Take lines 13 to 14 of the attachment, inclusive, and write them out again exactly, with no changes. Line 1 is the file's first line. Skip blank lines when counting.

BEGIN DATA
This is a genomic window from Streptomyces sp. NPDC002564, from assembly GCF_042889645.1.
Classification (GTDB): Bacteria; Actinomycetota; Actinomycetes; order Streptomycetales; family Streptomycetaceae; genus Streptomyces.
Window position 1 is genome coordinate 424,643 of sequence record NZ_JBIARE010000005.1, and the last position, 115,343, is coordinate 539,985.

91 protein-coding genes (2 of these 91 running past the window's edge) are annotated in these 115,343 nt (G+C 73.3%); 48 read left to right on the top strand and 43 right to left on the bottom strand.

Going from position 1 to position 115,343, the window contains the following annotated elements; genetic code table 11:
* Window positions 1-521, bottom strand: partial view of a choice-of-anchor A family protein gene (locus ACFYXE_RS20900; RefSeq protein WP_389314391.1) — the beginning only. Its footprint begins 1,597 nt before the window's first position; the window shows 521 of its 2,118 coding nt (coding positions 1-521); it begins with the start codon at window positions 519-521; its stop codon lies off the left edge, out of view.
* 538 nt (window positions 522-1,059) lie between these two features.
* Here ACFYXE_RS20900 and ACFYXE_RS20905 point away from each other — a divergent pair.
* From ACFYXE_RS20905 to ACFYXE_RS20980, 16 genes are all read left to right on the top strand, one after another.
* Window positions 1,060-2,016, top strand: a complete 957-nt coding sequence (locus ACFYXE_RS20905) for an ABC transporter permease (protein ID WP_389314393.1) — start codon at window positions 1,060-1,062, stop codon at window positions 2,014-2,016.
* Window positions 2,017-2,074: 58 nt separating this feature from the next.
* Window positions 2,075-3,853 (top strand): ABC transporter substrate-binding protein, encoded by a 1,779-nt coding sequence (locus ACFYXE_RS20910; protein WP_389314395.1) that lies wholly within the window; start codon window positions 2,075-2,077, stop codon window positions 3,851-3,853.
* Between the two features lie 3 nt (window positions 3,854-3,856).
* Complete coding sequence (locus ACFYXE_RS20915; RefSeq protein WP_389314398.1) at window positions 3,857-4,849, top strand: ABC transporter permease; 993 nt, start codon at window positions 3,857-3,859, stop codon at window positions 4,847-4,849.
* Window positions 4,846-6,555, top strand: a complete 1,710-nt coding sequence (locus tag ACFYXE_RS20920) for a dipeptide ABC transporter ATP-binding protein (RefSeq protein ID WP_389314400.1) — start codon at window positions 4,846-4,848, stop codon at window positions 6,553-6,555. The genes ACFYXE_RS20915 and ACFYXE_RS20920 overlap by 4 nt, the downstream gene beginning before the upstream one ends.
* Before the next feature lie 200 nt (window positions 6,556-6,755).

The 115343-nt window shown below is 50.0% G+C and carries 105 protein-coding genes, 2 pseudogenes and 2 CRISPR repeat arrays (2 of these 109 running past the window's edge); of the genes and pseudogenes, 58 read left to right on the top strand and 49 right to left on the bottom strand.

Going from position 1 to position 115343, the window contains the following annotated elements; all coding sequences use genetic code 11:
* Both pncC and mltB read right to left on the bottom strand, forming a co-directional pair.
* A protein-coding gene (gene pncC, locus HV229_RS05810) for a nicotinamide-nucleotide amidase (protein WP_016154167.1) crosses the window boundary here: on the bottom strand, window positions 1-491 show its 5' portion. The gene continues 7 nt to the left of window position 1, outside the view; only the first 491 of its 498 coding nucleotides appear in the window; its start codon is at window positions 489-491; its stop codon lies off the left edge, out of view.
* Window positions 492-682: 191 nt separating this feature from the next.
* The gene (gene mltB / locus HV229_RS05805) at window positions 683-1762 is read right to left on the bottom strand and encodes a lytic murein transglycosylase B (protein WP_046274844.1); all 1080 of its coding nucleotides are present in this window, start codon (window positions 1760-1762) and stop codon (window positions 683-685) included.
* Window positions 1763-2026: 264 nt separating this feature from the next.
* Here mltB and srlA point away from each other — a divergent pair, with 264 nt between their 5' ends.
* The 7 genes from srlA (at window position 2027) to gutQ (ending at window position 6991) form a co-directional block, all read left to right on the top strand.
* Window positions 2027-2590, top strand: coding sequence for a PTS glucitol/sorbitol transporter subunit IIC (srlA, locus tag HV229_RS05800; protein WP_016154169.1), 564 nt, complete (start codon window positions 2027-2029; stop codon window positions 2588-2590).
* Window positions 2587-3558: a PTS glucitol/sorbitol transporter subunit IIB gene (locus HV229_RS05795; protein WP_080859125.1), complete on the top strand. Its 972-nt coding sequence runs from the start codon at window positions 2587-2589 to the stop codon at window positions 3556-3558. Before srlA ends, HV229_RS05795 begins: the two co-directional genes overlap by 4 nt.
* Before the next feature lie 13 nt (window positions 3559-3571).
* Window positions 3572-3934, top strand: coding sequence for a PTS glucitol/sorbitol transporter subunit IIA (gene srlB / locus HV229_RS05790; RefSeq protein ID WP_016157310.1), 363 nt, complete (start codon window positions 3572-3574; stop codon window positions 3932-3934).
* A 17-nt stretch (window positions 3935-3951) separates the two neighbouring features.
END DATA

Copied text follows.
* Between the two features lie 3 nt (window positions 3,854-3,856).
* Complete coding sequence (locus ACFYXE_RS20915; RefSeq protein WP_389314398.1) at window positions 3,857-4,849, top strand: ABC transporter permease; 993 nt, start codon at window positions 3,857-3,859, stop codon at window positions 4,847-4,849.